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revefsreleets
02-24-2009, 11:27 AM
Enough is enough. Demand for cars will recover. We will still need to make about the same amount of cars (in fact, when we pull out of this, there will be a surge in demand). These two compnaies need to get off the dole, merge, and then file bankruptcy. The other solvent automakers can hire up the workers they lay off.

http://www.ohio.com/editorial/commentary/40204782.html

High cost of rescuing Detroit
By Steve Chapman
Chicago Tribune

Published on Tuesday, Feb 24, 2009
CHICAGO: In the New Testament story, a man has two sons. One of them demands his inheritance, runs off and squanders it all having a wild time, and ends up penniless.
At that point, he slinks home in disgrace, assuming he will have to beg forgiveness. But his father is so thrilled to have him back that he kills a fatted calf and throws a party to celebrate the prodigal son's return.
Not a bad deal, huh? Unless you're the other son, who worked hard for his father and avoided loose women but never got the big fiesta. He felt cheated, and it's hard to blame him.
People employed by automakers other than General Motors and Chrysler would be justified in feeling the same way. Last fall, facing bankruptcy, those companies sought and received some $17 billion in federal loans intended to keep them in business. Now they are back asking for more — $16.6 billion for GM and $5 billion for Chrysler.
That doesn't count the $7.7 billion GM wants to improve fuel economy or the $5 billion its financial arm got from the Treasury Department. Nor does it exclude the possibility that they will demand more help in the future.
And what about the automakers that have not run themselves into the ground? They get nothing. Actually, they get worse than nothing: They get the privilege of competing not just against GM and Chrysler but against the federal government, which has unlimited resources and is now in full partnership with the two.
It's not just Ford, Toyota, Honda, Nissan, Volkswagen and all the other companies that sell (and often build) cars here that are seeing their wisdom and restraint punished. It's also the American people — most of whom voted with their pocketbooks not to support GM and Chrysler but now see their money forcibly diverted to those automakers anyway.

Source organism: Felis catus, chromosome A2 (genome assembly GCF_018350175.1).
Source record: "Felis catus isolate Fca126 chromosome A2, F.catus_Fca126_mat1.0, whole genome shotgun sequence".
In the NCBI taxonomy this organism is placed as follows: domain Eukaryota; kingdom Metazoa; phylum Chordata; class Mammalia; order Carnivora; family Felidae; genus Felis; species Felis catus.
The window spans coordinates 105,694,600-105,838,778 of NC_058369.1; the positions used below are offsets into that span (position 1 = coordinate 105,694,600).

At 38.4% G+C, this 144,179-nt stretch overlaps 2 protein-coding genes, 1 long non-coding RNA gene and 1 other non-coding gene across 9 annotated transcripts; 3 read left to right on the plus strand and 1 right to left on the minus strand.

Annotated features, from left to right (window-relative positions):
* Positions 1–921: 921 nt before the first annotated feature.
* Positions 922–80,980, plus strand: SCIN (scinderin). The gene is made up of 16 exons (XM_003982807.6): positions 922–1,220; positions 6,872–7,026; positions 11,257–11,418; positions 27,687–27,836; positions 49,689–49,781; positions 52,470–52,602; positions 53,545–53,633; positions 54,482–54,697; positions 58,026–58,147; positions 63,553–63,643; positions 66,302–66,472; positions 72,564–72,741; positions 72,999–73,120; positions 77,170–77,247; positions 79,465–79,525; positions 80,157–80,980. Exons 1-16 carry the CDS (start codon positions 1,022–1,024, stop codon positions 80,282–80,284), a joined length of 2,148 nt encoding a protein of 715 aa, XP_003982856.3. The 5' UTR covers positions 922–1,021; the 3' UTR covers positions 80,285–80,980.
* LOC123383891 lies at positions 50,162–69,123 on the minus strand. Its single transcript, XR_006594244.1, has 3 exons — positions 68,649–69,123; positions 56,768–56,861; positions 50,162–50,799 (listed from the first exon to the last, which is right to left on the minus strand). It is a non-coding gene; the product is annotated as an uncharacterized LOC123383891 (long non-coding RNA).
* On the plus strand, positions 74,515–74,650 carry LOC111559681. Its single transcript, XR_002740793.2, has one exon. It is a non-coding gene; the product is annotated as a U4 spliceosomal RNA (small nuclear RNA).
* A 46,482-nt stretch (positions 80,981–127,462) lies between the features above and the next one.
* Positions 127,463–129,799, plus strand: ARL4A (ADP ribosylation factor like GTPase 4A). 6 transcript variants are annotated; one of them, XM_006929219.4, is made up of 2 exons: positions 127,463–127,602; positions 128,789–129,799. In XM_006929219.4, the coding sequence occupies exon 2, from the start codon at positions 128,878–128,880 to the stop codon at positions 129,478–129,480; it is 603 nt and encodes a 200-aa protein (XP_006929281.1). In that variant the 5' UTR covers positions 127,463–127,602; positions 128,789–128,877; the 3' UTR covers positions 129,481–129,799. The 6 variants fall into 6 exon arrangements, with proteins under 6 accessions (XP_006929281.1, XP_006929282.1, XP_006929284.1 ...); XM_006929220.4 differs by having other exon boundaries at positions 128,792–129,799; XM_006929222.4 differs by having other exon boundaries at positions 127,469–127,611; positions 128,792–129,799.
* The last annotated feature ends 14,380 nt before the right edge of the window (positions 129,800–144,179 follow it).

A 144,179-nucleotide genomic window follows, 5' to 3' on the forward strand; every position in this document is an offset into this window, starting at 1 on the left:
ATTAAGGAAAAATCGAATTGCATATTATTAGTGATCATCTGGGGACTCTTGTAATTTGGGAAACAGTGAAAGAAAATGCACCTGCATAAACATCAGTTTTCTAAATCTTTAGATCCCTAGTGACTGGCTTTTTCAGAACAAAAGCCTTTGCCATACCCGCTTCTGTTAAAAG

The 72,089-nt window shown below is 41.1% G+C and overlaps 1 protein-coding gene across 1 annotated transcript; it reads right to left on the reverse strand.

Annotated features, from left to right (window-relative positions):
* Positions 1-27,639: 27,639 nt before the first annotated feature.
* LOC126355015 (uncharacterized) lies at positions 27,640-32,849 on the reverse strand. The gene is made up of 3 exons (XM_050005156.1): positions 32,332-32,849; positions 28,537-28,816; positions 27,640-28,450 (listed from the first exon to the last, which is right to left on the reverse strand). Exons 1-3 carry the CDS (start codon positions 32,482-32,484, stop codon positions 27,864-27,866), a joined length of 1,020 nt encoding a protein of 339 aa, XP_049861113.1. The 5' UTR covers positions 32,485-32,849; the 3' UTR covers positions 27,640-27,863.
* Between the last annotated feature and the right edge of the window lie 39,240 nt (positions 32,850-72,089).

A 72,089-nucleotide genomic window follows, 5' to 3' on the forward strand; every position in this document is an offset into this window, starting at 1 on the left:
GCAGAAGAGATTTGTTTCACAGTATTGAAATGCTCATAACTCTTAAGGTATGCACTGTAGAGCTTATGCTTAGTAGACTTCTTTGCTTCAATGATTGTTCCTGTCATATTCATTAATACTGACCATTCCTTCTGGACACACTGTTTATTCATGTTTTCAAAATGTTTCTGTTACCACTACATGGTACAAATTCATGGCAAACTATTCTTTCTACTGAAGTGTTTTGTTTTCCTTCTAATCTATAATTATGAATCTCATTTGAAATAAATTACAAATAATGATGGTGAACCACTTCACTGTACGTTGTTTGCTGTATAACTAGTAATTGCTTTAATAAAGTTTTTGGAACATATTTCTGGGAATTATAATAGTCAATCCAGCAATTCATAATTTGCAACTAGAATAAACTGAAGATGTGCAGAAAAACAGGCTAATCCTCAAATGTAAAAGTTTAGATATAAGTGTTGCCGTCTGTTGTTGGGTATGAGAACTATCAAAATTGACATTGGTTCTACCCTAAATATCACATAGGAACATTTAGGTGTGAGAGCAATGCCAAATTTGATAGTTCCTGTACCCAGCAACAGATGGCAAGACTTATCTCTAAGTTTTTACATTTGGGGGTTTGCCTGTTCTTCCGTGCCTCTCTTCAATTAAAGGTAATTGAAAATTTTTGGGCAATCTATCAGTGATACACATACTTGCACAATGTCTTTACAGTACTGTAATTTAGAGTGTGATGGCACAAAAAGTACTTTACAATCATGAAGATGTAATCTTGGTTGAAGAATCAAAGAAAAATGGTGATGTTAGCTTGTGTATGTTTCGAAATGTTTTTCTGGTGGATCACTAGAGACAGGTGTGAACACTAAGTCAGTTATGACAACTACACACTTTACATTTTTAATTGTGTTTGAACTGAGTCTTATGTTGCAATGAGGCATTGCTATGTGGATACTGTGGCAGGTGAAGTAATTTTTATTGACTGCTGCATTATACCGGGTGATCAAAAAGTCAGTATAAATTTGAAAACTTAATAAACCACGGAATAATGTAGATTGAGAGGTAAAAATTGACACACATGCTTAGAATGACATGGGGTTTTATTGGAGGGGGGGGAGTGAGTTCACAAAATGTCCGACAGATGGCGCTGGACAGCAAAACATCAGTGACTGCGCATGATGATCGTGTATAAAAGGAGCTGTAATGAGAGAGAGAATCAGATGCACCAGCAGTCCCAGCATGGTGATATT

For years, Detroit has been relentlessly driving customers away. In 1985, the Big Three accounted for 80 percent of all the cars sold in this country. Today, their share of the market is just 43 percent.
Their high costs and inferior reputation for quality have hindered them in competition for some 30 years. So in good times and bad, they lag behind more efficient rivals.
The financial losses they've compiled recently convey an unmistakable message from consumers: We are no longer willing to buy your vehicles at a price that pays you to make them — if we are willing to buy them at all. The Big Three had a fat inheritance, and they managed to blow it.
Their overseas competitors, by contrast, had to start from zero selling cars in the United States, find customers, prove the worthiness of their vehicles and dealers — even, in many cases, build factories here and train American workers to meet their standards.
Some companies, foreign and domestic, couldn't hack it. You don't see dealers selling Ramblers, Fiats or Renaults anymore. But many did exactly what our capitalist system requires them to do, only to be rudely informed that the requirements have changed. Instead of being rewarded for their achievements, they now watch as the government rewards failure.
Helping these two automakers means harming the rest. The market for new cars has shrunk and it's not going to regain its old size anytime soon. By rescuing GM and Chrysler, the government is taking future sales away from competitors. If one automaker gets the fatted calf, another one will have to do without.
In a normal market economy, things would proceed differently. The weak firms would file for bankruptcy and be forced to take drastic measures to cut their costs. They would shrink even more than they proposed last week and might even shut down.
These developments would be a bad thing for their shareholders and employees but a good thing for consumers. Competing carmakers would have the chance to hire their workers, purchase their factories, take over their dealerships and attract their customers. The economy would also benefit, because resources Chrysler and GM were wasting would be used more productively.